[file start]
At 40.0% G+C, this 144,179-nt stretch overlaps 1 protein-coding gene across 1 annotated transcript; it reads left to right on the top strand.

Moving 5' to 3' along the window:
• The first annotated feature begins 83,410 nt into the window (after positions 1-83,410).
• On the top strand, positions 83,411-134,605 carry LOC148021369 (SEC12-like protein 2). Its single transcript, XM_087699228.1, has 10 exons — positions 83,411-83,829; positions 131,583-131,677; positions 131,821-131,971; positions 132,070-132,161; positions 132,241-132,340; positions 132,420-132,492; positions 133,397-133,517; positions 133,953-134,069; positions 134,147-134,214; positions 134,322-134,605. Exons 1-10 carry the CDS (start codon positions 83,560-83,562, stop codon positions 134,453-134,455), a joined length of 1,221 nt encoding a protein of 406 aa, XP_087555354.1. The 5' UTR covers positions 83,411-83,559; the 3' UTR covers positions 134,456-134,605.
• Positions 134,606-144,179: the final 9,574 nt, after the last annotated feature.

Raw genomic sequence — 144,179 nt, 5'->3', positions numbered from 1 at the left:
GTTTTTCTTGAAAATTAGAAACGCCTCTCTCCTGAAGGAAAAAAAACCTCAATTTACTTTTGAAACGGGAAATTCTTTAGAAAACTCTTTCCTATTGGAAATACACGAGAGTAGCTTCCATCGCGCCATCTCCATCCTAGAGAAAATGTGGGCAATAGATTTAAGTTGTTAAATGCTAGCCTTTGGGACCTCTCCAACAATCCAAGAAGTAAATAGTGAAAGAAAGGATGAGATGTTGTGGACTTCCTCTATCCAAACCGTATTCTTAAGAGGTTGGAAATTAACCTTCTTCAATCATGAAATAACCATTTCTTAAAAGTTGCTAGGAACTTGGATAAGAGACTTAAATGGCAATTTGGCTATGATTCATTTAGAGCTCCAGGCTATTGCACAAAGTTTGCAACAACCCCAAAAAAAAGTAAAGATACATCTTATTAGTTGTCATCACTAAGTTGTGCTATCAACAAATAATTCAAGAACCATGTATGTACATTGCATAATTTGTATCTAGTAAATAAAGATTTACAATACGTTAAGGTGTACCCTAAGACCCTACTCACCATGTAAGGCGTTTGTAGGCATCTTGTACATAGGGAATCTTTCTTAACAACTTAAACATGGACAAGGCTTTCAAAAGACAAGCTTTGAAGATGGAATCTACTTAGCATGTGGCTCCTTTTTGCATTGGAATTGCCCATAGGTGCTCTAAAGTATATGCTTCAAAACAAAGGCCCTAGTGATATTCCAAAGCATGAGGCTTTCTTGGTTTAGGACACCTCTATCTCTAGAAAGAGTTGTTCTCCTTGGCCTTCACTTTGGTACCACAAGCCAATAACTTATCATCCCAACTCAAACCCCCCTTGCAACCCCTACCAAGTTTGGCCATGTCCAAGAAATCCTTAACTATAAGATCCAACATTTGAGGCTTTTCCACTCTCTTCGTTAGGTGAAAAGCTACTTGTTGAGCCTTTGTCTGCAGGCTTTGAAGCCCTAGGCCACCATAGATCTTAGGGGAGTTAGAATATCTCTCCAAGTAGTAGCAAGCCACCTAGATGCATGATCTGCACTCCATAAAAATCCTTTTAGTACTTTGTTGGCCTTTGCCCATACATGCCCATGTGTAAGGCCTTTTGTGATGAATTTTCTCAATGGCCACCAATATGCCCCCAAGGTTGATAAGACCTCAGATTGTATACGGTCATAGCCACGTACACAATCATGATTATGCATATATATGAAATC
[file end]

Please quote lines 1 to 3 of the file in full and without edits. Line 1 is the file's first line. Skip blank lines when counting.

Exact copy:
At 40.0% G+C, this 144,179-nt stretch overlaps 1 protein-coding gene across 1 annotated transcript; it reads left to right on the top strand.

Moving 5' to 3' along the window:
• The first annotated feature begins 83,410 nt into the window (after positions 1-83,410).